Planning a medical student directed international research project
How to plan for a research project abroad
- By: Lindsey E Roeker, Maria Bachman, Nirmala Narla, Rochelle Molitor, Kathryn Handlogten, Kathy MacLaughlin
United by an interest in global health and a desire to experience another country’s medical system, our team of five medical students carried out an international research project. We screened nearly 400 women for cervical cancer in the Ashanti region of Ghana and, through trial and error, learnt what is needed to perform successful international research, and the importance of flexibility. It took six months of planning before we set out for Ghana. The process of planning requires patience and can be frustrating, but the reward of a well executed project and the difference it makes for the people you serve make the effort worthwhile. In this article, we provide a practical guide to planning such a project.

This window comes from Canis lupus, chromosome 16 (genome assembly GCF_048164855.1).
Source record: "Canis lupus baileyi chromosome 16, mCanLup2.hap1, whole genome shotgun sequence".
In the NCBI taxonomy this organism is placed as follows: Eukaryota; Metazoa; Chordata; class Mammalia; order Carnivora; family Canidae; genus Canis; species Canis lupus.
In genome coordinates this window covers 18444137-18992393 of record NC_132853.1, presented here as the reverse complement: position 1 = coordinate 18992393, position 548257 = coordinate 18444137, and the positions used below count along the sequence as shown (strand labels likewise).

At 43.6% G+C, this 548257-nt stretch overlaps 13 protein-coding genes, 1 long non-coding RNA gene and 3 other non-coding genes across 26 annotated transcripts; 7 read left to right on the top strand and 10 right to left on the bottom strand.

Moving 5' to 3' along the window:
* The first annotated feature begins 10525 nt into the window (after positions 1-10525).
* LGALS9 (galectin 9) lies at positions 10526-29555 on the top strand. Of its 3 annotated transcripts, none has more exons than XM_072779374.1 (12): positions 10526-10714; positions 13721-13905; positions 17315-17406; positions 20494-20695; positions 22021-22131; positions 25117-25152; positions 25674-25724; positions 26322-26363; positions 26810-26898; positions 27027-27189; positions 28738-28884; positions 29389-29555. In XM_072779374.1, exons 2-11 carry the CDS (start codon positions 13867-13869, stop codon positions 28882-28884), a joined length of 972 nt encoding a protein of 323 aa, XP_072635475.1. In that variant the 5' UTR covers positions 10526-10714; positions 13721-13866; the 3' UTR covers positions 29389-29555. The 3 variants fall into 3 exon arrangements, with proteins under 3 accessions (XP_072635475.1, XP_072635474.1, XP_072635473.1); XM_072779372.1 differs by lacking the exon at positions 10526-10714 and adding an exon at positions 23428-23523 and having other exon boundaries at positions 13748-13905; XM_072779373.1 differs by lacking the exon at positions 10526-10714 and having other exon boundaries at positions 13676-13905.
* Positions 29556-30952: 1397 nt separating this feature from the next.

People’s diverse personalities are critical to plan and execute the project well.
The organiser—will respond to emails before anyone else reads them, ensure responsibilities are divided fairly, and colour code things that